In 1949, Mohan floated The East India Hotels Ltd (EIHL), named after the East India Company. Associated Hotels of India then merged with EIHL.
Mohan's skill in updating and reviving failing properties held him in good stead and his acquisitions included the Soaltee Hotel in Katmandu, Mena House close to the Egyptian pyramids; and Hotel Windsor in Melbourne that he renovated back to life and profit.
Personal and professional setbacks
Mohan was on cordial terms with General Ayub Khan, and on his advice" had invested in and developed four hotels in Pakistan -- Faletti's in Lahore, Flashmans in Rawalpindi, the Cecil in Murree and Deans in Peshawar. In 1965, when a war between India and Pakistan broke out, it cost Mohan the four hotels and all the passion he had invested went to waste.
The war put an end with finality to his dreams of doing business in Pakistan. To add insult to injury, they received a measly sum of just Rs 800,000 at a postwar sale of properties in the 1970s.
The Oberoi legacy continues
Prithviraj Singh "Biki" Oberoi remained as the Executive Chairman of EIH Limited (formerly East India Hotels) till 2013, a post that he acquired after the death of his father. He continues to successfully guide The Oberoi Group, which runs a chain of luxury hotels, The Trident hotels and Oberoi Hotels & Resorts.
His son Vikarm is now the CEO and Managing Director of EIH and his nephew Arjun Oberoi (the son of Tilak Oberoi) currently looks after the Project Development and is designated as Managing Director- Development.
Even though in his eighties, the venerable Biki continues to live, breathe, talk and ideate hospitality at the Oberoi Farms farmhouse -cum-office on the outskirts of Delhi.
In his years of active stewardship, he enhanced the growth of the Oberoi brand and learnt from his father to make the best of the worst. In an interview, he recalled once how in 1942, after Calcutta had been bombed, Mohan took him, a very young Biki in his car to the docks to show him the devastation caused by Japanese bombing. These visuals would prepare him to face the destruction that the Trident suffered during the terror attack in 2008 when gunmen spent two days hiding in the hotel, killing about 20 guests and 11 staff members.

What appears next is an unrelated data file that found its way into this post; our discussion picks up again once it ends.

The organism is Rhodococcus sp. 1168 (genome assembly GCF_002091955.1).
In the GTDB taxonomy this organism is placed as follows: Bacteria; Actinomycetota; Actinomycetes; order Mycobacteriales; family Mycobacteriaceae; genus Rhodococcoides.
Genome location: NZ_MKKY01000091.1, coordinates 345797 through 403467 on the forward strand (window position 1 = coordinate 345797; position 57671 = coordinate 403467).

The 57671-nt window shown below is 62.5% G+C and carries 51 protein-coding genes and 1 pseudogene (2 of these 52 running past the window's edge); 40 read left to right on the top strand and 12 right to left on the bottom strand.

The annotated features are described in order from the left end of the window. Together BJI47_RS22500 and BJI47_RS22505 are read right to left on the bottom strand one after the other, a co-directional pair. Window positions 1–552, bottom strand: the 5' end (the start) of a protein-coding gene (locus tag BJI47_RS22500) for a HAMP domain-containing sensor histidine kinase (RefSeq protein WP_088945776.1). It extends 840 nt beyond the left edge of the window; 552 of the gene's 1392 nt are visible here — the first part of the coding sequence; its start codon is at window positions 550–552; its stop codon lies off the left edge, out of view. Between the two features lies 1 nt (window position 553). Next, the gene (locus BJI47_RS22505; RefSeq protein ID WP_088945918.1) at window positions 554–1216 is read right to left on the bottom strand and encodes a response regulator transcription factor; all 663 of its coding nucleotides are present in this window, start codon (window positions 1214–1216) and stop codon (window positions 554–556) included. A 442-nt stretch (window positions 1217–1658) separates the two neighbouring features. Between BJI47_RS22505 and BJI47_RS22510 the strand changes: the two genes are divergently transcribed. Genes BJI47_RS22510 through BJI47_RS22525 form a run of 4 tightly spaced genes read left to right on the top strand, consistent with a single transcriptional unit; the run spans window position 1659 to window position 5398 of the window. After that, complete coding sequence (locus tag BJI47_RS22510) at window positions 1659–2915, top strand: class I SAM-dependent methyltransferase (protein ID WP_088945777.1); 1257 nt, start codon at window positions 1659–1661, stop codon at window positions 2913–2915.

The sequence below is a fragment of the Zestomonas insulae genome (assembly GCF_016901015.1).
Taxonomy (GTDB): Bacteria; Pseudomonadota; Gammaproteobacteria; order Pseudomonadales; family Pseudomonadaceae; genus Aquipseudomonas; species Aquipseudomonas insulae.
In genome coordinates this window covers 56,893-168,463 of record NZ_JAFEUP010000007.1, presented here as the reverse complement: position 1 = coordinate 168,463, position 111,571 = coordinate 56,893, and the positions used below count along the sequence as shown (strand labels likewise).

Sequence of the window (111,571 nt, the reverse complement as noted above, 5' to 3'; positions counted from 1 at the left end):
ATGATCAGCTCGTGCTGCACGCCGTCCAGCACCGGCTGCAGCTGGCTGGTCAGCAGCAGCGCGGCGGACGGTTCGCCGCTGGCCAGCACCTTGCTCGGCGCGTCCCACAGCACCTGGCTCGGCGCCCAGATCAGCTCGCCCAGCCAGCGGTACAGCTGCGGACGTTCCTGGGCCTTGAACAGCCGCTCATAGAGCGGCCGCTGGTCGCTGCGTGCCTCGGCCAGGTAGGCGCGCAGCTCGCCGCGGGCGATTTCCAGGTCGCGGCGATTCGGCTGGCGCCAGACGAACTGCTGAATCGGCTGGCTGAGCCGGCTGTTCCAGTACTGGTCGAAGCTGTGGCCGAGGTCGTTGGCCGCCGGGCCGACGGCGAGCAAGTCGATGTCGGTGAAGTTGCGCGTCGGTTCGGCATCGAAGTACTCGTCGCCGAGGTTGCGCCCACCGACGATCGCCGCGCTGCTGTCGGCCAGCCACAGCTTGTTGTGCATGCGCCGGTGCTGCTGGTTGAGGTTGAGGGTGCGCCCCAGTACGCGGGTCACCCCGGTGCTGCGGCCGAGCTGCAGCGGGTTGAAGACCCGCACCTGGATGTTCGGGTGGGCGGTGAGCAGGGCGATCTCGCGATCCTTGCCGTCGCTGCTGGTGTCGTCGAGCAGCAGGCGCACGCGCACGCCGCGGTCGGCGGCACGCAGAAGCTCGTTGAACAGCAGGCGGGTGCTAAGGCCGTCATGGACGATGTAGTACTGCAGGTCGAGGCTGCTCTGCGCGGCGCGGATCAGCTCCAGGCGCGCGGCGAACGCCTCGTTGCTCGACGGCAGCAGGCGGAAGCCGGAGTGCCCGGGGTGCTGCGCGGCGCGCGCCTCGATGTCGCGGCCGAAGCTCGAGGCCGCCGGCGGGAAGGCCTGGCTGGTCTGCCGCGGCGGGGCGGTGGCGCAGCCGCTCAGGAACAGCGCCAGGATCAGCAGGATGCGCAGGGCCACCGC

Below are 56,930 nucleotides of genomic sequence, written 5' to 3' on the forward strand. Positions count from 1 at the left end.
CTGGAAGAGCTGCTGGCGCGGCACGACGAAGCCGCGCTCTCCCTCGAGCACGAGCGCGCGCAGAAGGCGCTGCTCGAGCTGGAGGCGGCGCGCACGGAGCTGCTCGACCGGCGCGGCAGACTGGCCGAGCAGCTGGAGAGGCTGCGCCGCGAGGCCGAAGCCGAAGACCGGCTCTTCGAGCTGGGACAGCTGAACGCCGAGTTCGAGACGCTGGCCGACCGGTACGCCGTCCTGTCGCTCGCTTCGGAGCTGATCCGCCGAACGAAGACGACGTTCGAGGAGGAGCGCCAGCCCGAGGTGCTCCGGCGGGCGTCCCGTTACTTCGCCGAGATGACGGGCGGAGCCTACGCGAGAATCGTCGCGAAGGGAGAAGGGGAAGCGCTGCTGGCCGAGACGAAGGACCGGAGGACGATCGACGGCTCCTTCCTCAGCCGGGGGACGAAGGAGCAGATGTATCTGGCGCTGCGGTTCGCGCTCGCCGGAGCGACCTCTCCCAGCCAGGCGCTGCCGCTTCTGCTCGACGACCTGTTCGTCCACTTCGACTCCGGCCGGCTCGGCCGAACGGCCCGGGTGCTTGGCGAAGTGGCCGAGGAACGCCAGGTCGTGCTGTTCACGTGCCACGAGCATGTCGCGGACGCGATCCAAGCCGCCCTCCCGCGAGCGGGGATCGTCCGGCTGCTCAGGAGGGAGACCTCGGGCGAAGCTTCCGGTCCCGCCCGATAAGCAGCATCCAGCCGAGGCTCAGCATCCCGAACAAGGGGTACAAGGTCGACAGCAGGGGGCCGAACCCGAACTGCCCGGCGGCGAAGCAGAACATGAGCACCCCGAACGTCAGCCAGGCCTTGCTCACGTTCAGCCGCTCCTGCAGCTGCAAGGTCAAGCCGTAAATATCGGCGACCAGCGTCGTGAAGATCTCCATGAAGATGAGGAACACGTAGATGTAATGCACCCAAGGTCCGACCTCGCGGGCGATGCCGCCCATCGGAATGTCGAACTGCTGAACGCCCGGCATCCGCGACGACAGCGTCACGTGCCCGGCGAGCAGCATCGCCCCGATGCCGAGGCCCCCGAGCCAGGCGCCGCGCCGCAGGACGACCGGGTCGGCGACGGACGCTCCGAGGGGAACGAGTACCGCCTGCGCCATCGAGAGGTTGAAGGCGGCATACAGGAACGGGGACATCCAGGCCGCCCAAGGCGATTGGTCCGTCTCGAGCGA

The interiors of the hotel were in shambles and Biki and his team spent over 18 months and almost $40m rupees rebuilding everything from a scratch.
The pristine interiors are now guarded like never before. Guests have to go through airport security protocol and no chances are taken.
Though Mohan was prepared by destiny for inevitable success, Biki was prepared by his father to succeed in more ways than one. Biki was educated in St. Paul's School, Darjeeling, India, and later the United Kingdom and Switzerland. He graduated in Hotel Management from Lausanne, Switzerland. In 2010, he was recognised as the “Corporate Hotelier of the World” by Hotels magazine.
Till he hit his forties, he had never lived in a house and hopped from one hotel to another all across India.
Mohan also sent his son on a trip around the world to let him savour the different dimensions of international hospitality.
In 1954, Biki was given a modest little enterprise to run, and his first – it was Maidens in New Delhi. The shortage of adequate accommodation in Delhi in those days saw many diplomats making a beeline for Maidens including an Egyptian ambassador who stayed there for over eight years.
Father and son also collaborated in building a truly industrial-scale hotel in Delhi in 1965 and it had swimming pools, multiple restaurants and 320 rooms even though it was tough, considering foreign exchange was scarce in the years before the liberalisation of economy.
Things have changed since them and hotels have also become business centres and need all the attendant paraphernalia to facilitate conferences, meetings and more. Hotels are now also fitness and wellness destinations as also event hubs and the Oberois have kept up with the trends but what Biki has distilled from his years in the business is that the true capital of any business is people. In this case, the staff and the guests.